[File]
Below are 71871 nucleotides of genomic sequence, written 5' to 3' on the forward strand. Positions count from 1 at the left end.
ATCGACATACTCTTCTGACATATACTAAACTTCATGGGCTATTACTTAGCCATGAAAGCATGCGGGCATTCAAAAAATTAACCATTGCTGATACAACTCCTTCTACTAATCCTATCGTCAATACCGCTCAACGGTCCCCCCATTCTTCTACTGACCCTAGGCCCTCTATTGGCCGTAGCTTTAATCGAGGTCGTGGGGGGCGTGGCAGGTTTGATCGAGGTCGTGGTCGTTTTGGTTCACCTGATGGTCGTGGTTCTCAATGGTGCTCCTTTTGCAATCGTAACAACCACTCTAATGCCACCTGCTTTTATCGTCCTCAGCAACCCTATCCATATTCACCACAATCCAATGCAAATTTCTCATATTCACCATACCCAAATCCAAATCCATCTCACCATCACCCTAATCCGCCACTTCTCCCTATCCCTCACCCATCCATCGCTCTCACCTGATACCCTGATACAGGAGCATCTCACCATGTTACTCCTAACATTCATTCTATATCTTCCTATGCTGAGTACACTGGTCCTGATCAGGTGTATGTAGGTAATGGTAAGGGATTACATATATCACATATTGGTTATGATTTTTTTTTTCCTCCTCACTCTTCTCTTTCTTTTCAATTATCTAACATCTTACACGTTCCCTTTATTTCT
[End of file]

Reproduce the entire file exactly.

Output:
Below are 71871 nucleotides of genomic sequence, written 5' to 3' on the forward strand. Positions count from 1 at the left end.
ATCGACATACTCTTCTGACATATACTAAACTTCATGGGCTATTACTTAGCCATGAAAGCATGCGGGCATTCAAAAAATTAACCATTGCTGATACAACTCCTTCTACTAATCCTATCGTCAATACCGCTCAACGGTCCCCCCATTCTTCTACTGACCCTAGGCCCTCTATTGGCCGTAGCTTTAATCGAGGTCGTGGGGGGCGTGGCAGGTTTGATCGAGGTCGTGGTCGTTTTGGTTCACCTGATGGTCGTGGTTCTCAATGGTGCTCCTTTTGCAATCGTAACAACCACTCTAATGCCACCTGCTTTTATCGTCCTCAGCAACCCTATCCATATTCACCACAATCCAATGCAAATTTCTCATATTCACCATACCCAAATCCAAATCCATCTCACCATCACCCTAATCCGCCACTTCTCCCTATCCCTCACCCATCCATCGCTCTCACCTGATACCCTGATACAGGAGCATCTCACCATGTTACTCCTAACATTCATTCTATATCTTCCTATGCTGAGTACACTGGTCCTGATCAGGTGTATGTAGGTAATGGTAAGGGATTACATATATCACATATTGGTTATGATTTTTTTTTTCCTCCTCACTCTTCTCTTTCTTTTCAATTATCTAACATCTTACACGTTCCCTTTATTTCT